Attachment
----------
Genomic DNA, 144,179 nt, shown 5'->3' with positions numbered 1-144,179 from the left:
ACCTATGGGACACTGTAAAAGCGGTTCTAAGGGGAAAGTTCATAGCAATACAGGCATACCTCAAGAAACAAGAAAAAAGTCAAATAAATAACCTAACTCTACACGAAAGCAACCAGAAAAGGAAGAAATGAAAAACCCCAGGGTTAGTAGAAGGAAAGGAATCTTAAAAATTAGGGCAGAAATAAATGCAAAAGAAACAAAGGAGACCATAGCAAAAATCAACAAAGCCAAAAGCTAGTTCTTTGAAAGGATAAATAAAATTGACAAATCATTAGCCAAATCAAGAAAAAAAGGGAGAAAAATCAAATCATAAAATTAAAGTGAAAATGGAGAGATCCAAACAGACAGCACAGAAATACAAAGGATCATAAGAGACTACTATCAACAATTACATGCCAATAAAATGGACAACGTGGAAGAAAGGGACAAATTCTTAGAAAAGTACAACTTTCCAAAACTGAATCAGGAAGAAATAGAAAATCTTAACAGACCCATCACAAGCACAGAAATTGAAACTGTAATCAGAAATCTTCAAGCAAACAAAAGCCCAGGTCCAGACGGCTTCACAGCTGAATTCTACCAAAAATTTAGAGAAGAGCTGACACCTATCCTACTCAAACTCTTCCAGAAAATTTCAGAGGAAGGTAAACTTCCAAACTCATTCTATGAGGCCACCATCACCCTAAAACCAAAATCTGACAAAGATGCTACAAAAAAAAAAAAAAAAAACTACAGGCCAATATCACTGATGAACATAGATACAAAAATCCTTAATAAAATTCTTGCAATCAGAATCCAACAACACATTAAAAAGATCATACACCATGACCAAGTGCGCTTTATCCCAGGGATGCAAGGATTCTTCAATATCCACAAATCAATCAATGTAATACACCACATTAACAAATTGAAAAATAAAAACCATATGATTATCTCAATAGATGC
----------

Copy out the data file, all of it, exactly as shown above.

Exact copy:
Genomic DNA, 144,179 nt, shown 5'->3' with positions numbered 1-144,179 from the left:
ACCTATGGGACACTGTAAAAGCGGTTCTAAGGGGAAAGTTCATAGCAATACAGGCATACCTCAAGAAACAAGAAAAAAGTCAAATAAATAACCTAACTCTACACGAAAGCAACCAGAAAAGGAAGAAATGAAAAACCCCAGGGTTAGTAGAAGGAAAGGAATCTTAAAAATTAGGGCAGAAATAAATGCAAAAGAAACAAAGGAGACCATAGCAAAAATCAACAAAGCCAAAAGCTAGTTCTTTGAAAGGATAAATAAAATTGACAAATCATTAGCCAAATCAAGAAAAAAAGGGAGAAAAATCAAATCATAAAATTAAAGTGAAAATGGAGAGATCCAAACAGACAGCACAGAAATACAAAGGATCATAAGAGACTACTATCAACAATTACATGCCAATAAAATGGACAACGTGGAAGAAAGGGACAAATTCTTAGAAAAGTACAACTTTCCAAAACTGAATCAGGAAGAAATAGAAAATCTTAACAGACCCATCACAAGCACAGAAATTGAAACTGTAATCAGAAATCTTCAAGCAAACAAAAGCCCAGGTCCAGACGGCTTCACAGCTGAATTCTACCAAAAATTTAGAGAAGAGCTGACACCTATCCTACTCAAACTCTTCCAGAAAATTTCAGAGGAAGGTAAACTTCCAAACTCATTCTATGAGGCCACCATCACCCTAAAACCAAAATCTGACAAAGATGCTACAAAAAAAAAAAAAAAAAACTACAGGCCAATATCACTGATGAACATAGATACAAAAATCCTTAATAAAATTCTTGCAATCAGAATCCAACAACACATTAAAAAGATCATACACCATGACCAAGTGCGCTTTATCCCAGGGATGCAAGGATTCTTCAATATCCACAAATCAATCAATGTAATACACCACATTAACAAATTGAAAAATAAAAACCATATGATTATCTCAATAGATGC